Americans don’t want more taxes for entitlements
A new poll from Rasmussen shows that Americans aren’t willing to pay higher taxes for entitlements and more government employees:
The latest Rasmussen Reports national telephone survey of Adults shows that only 19% would be willing to pay higher taxes to avoid layoffs of state employees. Sixty-nine percent (69%) say they would not be willing to pay more in taxes for this reason. Another 11% are undecided.
Adults feel similarly when it comes to funding entitlement programs. Twenty-two percent (22%) would pay higher taxes to prevent cuts in entitlement programs for low-income Americans. Sixty-three percent (63%) say they would not pay more to keep these programs afloat. Another 15% are undecided.
Americans are slightly less opposed to paying higher taxes for education. Thirty-four percent (34%) say they are willing to pay higher taxes to provide funding for public education, but 54% say they are not. Another 12% aren’t sure.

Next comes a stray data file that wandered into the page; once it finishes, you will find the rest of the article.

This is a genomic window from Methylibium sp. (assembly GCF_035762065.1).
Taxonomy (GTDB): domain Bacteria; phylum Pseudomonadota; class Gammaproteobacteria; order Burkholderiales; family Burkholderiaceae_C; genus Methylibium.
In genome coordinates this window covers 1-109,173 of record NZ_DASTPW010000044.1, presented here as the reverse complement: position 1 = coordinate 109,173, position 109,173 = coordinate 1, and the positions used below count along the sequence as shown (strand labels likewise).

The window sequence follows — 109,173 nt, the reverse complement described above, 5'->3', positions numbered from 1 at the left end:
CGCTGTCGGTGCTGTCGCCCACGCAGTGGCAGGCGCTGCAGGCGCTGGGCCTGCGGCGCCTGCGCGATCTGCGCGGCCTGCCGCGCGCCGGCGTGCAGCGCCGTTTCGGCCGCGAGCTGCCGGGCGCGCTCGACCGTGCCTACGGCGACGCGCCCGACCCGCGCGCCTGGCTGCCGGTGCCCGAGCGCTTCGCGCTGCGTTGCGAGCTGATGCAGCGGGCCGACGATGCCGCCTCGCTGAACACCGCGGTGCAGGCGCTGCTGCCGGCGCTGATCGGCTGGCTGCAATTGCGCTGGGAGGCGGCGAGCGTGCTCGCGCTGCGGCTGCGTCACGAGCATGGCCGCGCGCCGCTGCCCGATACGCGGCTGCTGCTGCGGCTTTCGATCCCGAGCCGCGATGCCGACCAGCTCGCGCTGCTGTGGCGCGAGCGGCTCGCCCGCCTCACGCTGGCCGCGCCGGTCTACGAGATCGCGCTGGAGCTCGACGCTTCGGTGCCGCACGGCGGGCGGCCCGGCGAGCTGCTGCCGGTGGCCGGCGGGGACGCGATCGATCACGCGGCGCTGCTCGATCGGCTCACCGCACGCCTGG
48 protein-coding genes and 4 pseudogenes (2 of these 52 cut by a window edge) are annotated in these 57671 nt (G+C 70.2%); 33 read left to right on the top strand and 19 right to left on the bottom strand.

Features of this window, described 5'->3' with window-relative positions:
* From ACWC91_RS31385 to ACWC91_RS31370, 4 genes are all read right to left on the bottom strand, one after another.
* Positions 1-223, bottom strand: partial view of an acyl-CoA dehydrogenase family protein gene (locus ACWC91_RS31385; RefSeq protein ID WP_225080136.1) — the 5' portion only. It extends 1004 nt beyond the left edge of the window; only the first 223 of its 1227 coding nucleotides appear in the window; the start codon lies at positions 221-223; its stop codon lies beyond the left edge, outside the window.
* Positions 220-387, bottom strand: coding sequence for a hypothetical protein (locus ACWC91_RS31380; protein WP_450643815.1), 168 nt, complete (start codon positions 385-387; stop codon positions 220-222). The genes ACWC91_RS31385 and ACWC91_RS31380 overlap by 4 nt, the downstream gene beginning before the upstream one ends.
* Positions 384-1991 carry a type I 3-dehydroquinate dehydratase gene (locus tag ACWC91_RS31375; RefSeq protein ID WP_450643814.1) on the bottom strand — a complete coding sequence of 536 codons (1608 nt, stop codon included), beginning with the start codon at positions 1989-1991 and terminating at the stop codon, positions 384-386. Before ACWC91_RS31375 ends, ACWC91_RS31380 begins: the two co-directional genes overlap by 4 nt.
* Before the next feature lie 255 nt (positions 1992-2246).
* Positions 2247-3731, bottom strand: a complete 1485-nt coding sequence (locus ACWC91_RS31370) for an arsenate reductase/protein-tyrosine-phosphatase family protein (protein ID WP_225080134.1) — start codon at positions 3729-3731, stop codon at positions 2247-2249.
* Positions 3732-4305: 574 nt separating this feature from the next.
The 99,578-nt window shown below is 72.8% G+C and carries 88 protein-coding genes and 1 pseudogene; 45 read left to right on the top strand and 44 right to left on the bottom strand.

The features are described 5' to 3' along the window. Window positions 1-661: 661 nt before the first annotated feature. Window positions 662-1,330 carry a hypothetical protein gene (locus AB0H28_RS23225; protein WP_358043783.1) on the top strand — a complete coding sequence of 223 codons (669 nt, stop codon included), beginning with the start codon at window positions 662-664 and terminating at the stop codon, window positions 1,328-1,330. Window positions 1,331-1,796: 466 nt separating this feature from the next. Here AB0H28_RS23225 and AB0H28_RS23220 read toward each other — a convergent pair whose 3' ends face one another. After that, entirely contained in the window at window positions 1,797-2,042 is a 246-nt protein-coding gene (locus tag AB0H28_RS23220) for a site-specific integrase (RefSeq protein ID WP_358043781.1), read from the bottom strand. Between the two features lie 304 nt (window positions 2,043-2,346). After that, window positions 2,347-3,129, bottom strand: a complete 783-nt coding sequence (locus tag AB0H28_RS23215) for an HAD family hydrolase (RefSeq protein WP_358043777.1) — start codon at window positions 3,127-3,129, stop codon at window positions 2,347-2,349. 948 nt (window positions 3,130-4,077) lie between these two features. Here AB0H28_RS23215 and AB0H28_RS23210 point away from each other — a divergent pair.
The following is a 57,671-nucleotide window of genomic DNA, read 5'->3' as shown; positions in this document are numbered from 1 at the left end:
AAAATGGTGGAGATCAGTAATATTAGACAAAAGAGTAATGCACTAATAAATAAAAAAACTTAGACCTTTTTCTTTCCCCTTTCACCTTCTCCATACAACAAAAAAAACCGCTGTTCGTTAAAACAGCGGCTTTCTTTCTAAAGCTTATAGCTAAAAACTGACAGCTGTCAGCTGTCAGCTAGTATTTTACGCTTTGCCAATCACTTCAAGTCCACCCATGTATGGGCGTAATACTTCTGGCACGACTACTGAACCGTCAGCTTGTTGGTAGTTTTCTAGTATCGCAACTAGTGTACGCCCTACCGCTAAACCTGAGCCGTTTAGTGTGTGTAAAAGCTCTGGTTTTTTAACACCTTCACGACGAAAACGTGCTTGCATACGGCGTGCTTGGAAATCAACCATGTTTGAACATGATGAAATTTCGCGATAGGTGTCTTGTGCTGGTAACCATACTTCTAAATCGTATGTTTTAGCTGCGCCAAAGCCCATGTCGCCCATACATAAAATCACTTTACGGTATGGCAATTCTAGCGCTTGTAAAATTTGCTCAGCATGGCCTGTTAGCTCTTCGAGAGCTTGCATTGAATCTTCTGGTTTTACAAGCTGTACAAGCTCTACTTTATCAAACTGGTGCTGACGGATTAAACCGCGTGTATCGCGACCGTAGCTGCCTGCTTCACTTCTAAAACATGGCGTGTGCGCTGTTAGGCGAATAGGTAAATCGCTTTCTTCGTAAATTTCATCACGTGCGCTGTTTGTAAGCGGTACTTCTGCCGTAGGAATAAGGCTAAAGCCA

Thirty-seven percent (37%) say they are willing to pay higher taxes to increase the number of police and firemen in their communities. Still, 52% say they would not be willing to do so. Another 10% are not sure.
This isn’t all that surprising. Most people aren’t willing to pay more for entitlements, even though almost half of Americans pay don’t pay federal income tax anyway. Now if you wanted to start rolling back benefits for entitlements, touching the third-rail of American politics, I doubt you’d see a lot of enthusiasm.
Eventually, reforming these programs and tackling the $45+ trillion in unfunded liabilties they represent is going to have to be addressed, and some great alternatives to increasing taxes have been offered, especially for Social Security, but Washington is lite on leadership.